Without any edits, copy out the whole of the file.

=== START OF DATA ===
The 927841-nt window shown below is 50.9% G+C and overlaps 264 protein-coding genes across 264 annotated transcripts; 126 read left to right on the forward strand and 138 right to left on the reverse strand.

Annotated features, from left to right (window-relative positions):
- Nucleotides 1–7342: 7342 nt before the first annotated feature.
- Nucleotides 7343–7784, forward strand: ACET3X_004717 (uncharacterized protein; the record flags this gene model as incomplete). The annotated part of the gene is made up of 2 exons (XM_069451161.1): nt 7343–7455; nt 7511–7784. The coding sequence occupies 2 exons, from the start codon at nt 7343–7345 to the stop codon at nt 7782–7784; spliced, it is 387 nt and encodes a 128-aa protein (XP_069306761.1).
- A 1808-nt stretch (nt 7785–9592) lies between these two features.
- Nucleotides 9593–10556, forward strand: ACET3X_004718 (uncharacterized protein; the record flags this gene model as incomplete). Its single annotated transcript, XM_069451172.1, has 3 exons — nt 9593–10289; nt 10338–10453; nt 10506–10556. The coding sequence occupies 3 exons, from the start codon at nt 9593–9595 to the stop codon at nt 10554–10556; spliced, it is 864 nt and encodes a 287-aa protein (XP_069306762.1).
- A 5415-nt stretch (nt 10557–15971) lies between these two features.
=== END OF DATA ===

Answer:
The 927841-nt window shown below is 50.9% G+C and overlaps 264 protein-coding genes across 264 annotated transcripts; 126 read left to right on the forward strand and 138 right to left on the reverse strand.

Annotated features, from left to right (window-relative positions):
- Nucleotides 1–7342: 7342 nt before the first annotated feature.
- Nucleotides 7343–7784, forward strand: ACET3X_004717 (uncharacterized protein; the record flags this gene model as incomplete). The annotated part of the gene is made up of 2 exons (XM_069451161.1): nt 7343–7455; nt 7511–7784. The coding sequence occupies 2 exons, from the start codon at nt 7343–7345 to the stop codon at nt 7782–7784; spliced, it is 387 nt and encodes a 128-aa protein (XP_069306761.1).
- A 1808-nt stretch (nt 7785–9592) lies between these two features.
- Nucleotides 9593–10556, forward strand: ACET3X_004718 (uncharacterized protein; the record flags this gene model as incomplete). Its single annotated transcript, XM_069451172.1, has 3 exons — nt 9593–10289; nt 10338–10453; nt 10506–10556. The coding sequence occupies 3 exons, from the start codon at nt 9593–9595 to the stop codon at nt 10554–10556; spliced, it is 864 nt and encodes a 287-aa protein (XP_069306762.1).
- A 5415-nt stretch (nt 10557–15971) lies between these two features.